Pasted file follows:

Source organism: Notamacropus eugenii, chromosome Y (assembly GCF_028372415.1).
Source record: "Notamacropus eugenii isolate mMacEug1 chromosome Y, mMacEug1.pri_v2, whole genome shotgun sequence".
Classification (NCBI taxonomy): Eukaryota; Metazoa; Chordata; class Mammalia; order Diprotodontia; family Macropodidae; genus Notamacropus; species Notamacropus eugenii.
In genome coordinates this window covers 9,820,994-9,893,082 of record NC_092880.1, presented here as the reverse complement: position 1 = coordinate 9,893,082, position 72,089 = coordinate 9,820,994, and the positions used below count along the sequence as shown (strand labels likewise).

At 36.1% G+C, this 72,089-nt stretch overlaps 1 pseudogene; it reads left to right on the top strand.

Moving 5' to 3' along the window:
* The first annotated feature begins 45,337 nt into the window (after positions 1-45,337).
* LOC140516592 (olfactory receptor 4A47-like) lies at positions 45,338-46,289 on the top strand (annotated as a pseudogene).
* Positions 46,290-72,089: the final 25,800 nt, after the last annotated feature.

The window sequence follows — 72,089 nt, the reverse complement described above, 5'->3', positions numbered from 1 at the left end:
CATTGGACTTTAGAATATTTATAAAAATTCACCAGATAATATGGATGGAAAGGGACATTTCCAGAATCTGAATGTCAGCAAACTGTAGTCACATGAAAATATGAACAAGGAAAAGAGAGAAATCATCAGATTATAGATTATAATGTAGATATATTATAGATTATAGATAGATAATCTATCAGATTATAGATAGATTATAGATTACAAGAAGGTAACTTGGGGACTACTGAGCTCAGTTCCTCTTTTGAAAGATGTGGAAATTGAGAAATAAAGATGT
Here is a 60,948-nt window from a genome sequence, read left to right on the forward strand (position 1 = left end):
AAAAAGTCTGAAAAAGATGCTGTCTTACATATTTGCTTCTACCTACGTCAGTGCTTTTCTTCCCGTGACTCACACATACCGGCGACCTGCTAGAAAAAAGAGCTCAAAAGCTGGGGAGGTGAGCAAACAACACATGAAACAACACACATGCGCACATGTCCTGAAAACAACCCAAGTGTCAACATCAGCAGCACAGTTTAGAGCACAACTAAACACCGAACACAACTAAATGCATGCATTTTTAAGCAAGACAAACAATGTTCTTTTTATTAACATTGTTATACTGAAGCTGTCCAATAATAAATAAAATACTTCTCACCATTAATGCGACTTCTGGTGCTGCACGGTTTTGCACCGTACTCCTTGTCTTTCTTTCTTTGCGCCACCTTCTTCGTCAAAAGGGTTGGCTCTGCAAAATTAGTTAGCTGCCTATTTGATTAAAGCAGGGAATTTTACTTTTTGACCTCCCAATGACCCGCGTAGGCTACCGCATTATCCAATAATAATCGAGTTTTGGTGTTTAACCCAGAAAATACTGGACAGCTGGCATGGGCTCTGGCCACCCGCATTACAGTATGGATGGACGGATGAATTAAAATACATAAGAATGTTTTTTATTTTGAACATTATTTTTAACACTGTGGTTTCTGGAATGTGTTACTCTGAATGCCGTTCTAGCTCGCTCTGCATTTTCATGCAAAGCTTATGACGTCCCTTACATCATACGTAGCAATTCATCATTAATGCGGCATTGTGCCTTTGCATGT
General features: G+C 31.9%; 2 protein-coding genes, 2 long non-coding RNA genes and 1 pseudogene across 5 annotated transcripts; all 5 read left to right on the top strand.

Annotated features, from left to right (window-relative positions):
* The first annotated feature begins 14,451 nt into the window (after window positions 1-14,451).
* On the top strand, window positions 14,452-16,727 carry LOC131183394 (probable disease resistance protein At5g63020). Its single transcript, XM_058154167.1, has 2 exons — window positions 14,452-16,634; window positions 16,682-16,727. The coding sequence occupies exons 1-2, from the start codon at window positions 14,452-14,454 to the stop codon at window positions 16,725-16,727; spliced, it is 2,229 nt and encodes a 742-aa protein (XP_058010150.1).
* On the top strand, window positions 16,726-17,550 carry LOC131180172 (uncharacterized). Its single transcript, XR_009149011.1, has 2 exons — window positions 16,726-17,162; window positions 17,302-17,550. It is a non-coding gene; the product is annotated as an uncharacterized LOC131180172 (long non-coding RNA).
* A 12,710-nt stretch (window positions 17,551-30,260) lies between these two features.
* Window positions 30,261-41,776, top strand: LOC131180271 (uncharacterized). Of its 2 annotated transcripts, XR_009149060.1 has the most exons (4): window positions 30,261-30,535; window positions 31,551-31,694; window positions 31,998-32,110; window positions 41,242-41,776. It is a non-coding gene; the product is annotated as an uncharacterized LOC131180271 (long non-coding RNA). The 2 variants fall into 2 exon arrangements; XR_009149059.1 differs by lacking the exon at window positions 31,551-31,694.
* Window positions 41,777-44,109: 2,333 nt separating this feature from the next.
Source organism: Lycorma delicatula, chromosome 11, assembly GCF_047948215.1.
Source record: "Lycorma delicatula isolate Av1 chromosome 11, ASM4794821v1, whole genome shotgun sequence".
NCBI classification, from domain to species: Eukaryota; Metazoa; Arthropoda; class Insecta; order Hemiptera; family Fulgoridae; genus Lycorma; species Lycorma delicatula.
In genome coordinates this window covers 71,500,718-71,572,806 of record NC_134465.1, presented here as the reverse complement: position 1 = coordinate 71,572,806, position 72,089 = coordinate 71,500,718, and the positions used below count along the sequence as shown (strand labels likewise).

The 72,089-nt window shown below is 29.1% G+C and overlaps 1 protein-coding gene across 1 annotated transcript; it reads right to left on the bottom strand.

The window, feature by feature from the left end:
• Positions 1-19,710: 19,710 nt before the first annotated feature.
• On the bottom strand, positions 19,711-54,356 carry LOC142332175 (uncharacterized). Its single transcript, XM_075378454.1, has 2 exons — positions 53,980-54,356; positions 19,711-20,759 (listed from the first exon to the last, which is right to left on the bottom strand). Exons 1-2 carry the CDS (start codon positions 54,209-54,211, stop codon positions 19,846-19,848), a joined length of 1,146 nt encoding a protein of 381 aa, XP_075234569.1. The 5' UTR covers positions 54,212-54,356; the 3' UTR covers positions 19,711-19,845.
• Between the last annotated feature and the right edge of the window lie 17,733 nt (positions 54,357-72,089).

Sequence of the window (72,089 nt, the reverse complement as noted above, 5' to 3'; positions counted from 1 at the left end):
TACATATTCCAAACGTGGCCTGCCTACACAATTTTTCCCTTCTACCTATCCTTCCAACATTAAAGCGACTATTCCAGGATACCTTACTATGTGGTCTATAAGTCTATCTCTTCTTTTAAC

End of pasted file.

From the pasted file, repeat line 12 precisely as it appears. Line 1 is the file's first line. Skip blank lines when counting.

Here is a 60,948-nt window from a genome sequence, read left to right on the forward strand (position 1 = left end):